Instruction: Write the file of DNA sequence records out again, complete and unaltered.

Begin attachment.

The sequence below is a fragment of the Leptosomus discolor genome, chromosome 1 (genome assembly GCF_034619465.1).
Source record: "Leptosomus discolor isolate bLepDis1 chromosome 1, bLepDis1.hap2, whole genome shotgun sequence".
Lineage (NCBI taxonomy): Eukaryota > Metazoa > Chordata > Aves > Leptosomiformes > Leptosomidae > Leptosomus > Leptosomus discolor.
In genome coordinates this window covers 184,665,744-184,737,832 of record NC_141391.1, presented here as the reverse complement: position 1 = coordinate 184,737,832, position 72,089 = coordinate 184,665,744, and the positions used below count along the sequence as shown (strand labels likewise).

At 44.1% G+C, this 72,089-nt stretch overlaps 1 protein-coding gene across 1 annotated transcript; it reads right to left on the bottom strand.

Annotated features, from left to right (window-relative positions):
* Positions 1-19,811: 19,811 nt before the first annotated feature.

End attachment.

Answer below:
The sequence below is a fragment of the Leptosomus discolor genome, chromosome 1 (genome assembly GCF_034619465.1).
Source record: "Leptosomus discolor isolate bLepDis1 chromosome 1, bLepDis1.hap2, whole genome shotgun sequence".
Lineage (NCBI taxonomy): Eukaryota > Metazoa > Chordata > Aves > Leptosomiformes > Leptosomidae > Leptosomus > Leptosomus discolor.
In genome coordinates this window covers 184,665,744-184,737,832 of record NC_141391.1, presented here as the reverse complement: position 1 = coordinate 184,737,832, position 72,089 = coordinate 184,665,744, and the positions used below count along the sequence as shown (strand labels likewise).

At 44.1% G+C, this 72,089-nt stretch overlaps 1 protein-coding gene across 1 annotated transcript; it reads right to left on the bottom strand.

Annotated features, from left to right (window-relative positions):
* Positions 1-19,811: 19,811 nt before the first annotated feature.